Autism Acceptance and Family

fam 1 I have many things for which I am thankful.  One of the most important things in my life that I cherish is my large extended family.  Acceptance of Debbie and acceptance of her Autism is crucial for me. We are truly fortunate to have a family who loves and accepts Debbie.

Yesterday we went to my cousin’s Bat Mitzvah. Deb sat appropriately through the service with minimal disruption. The party was at night.  It was loud.  There were lasers. It could have been a sensory disaster. It wasn’t. Several times Debbie was found in the middle of the dance floor dancing with family, dancing by herself, dancing in between the professional dancers on the stage.  She ran up to random people saying, “Hello,” and wishing them congratulations. She took breaks when she needed to take breaks. At one point my cousin’s son pulled her onto the dance floor so she could be in the group photo. I was overcome with gratitude and appreciation for this small gesture. Unfortunately, at the end of the night, I could not find my cousins to personally thank them and express my appreciation. I told my other cousin what had happened and how it made me feel.  He looked at me and said, “You don’t have to thank us because we are family and we don’t see Debbie as different. She is one of us.  She’s family and we treat her no differently than any other kid. The way I act and talk with her is how I talk to all the kids. I fully recognize that she is autistic and I am not ignorant to what that means. So even though we won’t have conversations and she doesn’t always understand what I tell her to do, it has been great to see how she has progressed in her behaviors over the years and how she really enjoys being with family. She’s fun to be with and she makes us smile when she runs over to us. So it’s important to me to make her a part of the family.”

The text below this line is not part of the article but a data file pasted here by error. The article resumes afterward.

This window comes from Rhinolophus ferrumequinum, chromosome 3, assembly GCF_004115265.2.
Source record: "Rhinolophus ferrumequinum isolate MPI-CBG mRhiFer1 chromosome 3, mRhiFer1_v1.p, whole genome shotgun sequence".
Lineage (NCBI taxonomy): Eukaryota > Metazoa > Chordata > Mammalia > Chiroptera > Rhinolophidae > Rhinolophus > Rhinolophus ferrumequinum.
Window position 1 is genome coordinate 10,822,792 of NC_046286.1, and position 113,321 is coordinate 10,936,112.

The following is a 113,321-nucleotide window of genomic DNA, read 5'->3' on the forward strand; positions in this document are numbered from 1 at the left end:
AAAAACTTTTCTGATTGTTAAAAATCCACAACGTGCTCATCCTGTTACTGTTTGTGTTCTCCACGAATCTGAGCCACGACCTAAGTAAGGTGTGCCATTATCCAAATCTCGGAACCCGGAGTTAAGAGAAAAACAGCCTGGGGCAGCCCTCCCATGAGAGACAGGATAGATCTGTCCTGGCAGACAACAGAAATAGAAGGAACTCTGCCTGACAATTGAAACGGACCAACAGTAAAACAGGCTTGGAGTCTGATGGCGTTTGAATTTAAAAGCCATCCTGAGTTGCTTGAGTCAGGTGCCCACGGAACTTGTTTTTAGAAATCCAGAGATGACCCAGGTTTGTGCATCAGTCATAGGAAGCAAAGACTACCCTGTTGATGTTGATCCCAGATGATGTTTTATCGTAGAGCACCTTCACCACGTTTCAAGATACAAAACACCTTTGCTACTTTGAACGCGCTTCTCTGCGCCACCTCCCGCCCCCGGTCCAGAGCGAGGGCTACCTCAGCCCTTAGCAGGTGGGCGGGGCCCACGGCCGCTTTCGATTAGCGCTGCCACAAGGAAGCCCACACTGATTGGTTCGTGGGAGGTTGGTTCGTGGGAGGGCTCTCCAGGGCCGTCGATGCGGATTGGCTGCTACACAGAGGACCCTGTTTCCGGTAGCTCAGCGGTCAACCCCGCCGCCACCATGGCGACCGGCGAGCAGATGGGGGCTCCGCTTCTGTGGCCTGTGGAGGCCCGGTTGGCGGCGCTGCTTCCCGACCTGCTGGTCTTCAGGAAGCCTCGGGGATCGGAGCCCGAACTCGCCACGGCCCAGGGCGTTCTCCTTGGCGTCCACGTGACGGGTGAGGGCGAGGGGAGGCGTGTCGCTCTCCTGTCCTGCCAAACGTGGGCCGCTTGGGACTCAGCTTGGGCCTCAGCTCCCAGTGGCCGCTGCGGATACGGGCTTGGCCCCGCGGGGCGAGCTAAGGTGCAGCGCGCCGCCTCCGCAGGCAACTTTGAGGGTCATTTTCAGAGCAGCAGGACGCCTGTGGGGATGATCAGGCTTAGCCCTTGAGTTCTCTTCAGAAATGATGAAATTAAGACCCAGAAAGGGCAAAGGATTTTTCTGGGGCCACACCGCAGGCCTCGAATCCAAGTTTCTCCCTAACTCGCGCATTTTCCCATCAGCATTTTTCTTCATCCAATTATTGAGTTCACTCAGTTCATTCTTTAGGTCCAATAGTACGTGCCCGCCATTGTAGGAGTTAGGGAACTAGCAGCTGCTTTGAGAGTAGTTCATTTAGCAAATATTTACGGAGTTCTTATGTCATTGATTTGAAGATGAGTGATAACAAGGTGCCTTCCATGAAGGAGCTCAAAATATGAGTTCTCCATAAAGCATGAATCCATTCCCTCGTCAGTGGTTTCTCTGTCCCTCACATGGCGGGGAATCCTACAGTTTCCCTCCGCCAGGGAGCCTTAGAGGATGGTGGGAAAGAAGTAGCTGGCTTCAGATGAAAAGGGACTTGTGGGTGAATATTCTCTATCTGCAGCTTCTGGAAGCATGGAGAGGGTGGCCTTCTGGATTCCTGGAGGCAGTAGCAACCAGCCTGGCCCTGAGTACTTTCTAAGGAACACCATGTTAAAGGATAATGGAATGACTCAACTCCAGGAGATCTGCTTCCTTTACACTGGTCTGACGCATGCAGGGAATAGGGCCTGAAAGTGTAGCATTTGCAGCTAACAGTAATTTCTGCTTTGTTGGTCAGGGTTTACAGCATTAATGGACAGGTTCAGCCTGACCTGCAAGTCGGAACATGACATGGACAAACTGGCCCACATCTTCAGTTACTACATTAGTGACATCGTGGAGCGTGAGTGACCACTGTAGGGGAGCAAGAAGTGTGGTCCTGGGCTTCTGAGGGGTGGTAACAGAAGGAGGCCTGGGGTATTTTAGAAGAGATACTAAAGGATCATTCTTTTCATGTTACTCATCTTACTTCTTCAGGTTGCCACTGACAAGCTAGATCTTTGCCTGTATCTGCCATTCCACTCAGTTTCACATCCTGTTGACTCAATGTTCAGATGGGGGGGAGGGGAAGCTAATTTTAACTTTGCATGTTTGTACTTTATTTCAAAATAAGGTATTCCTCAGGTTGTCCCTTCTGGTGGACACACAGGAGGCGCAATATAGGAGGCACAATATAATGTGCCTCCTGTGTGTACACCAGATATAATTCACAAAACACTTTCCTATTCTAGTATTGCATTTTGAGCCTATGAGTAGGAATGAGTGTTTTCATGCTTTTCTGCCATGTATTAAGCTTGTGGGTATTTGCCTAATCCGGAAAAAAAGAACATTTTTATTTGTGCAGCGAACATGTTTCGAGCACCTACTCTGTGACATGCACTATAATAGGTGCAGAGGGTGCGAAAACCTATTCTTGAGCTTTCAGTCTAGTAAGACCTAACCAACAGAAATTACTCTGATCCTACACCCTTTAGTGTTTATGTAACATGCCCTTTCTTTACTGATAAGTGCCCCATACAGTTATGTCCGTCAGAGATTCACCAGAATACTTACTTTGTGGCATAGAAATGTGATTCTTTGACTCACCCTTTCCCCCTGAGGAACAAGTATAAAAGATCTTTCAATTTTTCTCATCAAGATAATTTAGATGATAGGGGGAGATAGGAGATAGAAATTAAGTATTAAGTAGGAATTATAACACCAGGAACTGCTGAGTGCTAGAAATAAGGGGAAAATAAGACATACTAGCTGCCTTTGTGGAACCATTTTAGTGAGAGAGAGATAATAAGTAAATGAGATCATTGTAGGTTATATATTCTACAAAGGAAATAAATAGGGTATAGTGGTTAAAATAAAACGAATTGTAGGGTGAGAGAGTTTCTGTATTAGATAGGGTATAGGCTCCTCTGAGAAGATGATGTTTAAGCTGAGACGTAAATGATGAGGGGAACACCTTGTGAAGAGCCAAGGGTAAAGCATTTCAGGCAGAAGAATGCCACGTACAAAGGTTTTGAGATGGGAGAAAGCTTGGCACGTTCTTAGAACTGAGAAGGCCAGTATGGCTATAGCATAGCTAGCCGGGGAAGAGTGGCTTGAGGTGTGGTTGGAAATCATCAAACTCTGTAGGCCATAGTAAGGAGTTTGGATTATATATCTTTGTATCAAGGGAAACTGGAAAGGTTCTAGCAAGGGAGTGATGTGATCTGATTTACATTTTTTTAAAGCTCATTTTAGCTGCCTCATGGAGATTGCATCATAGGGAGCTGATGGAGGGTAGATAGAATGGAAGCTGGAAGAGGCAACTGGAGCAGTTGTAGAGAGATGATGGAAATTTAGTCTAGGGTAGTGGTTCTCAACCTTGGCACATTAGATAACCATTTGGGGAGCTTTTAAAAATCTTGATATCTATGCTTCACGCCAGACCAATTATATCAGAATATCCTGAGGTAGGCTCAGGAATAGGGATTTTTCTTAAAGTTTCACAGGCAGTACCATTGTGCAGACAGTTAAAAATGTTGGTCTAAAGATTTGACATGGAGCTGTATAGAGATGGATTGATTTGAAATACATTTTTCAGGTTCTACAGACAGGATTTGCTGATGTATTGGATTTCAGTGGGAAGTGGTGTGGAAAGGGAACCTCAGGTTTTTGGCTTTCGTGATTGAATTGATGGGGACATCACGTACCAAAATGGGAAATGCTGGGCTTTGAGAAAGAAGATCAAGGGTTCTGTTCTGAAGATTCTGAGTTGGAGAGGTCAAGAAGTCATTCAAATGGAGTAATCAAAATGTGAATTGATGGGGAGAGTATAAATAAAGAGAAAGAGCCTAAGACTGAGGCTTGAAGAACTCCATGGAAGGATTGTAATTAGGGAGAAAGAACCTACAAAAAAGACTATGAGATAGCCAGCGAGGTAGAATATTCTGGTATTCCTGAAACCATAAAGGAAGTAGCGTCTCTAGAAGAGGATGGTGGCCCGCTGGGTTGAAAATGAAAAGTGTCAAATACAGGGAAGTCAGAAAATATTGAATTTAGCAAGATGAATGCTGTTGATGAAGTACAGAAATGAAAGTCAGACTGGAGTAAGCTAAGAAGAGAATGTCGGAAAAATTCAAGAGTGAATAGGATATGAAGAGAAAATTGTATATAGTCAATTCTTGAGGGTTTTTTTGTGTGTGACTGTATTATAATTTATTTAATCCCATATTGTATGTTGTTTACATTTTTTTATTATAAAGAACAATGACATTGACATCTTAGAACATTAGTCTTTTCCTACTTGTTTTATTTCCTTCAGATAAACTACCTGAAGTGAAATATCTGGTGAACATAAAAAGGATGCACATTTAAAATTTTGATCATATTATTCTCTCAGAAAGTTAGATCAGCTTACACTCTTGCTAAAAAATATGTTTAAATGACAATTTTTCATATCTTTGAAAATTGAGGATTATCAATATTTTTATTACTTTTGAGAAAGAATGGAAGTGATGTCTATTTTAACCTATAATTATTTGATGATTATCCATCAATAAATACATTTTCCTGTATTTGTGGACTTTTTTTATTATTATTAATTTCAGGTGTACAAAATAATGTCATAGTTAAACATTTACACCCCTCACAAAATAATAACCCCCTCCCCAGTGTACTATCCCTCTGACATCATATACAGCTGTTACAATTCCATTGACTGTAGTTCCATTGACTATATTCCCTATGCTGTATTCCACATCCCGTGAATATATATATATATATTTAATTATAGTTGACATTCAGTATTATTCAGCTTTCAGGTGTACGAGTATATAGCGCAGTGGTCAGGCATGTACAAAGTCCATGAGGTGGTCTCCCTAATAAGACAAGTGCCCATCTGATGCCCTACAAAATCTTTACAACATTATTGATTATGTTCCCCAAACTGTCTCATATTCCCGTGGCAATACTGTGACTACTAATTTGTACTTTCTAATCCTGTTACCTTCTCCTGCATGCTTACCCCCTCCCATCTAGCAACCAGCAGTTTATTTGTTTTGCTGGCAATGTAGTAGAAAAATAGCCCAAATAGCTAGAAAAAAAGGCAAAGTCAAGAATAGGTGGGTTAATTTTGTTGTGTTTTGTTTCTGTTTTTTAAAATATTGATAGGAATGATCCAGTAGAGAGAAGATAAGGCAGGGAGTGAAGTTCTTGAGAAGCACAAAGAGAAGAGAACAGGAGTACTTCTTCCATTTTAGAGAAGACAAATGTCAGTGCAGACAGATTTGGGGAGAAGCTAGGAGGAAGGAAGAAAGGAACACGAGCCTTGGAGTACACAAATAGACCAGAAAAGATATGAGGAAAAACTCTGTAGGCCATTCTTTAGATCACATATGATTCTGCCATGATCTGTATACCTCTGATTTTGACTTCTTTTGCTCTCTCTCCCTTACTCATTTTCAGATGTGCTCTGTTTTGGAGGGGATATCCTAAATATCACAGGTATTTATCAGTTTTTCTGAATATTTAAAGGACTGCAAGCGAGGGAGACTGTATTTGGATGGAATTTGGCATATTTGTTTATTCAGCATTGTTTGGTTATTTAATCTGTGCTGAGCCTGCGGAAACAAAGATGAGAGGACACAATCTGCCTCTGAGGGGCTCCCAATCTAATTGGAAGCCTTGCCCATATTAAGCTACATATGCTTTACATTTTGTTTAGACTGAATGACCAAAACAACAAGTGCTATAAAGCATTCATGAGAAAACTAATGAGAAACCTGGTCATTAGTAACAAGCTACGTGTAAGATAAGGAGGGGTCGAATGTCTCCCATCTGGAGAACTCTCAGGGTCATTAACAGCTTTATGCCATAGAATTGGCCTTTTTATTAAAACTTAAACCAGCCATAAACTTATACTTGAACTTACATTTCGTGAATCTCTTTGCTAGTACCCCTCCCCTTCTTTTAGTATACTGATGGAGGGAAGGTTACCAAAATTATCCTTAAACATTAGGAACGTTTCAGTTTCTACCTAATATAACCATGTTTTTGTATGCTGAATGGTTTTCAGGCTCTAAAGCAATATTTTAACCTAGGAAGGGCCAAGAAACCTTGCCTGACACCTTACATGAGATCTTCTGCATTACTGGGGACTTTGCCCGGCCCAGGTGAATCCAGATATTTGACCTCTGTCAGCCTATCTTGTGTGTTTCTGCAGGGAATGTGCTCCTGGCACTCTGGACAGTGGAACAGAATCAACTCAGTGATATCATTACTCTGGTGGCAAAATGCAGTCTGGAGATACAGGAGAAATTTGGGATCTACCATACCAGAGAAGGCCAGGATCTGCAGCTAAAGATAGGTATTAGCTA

Wow! And this is the norm in my family.  Debbie is, well, just simply Debbie.  It does not matter that she has Autism.  What matters is that she is happy.  What matters is that she is engaged.  What matters is that she is included.  What matters is that she is accepted and acknowledged.  And for that I am grateful.

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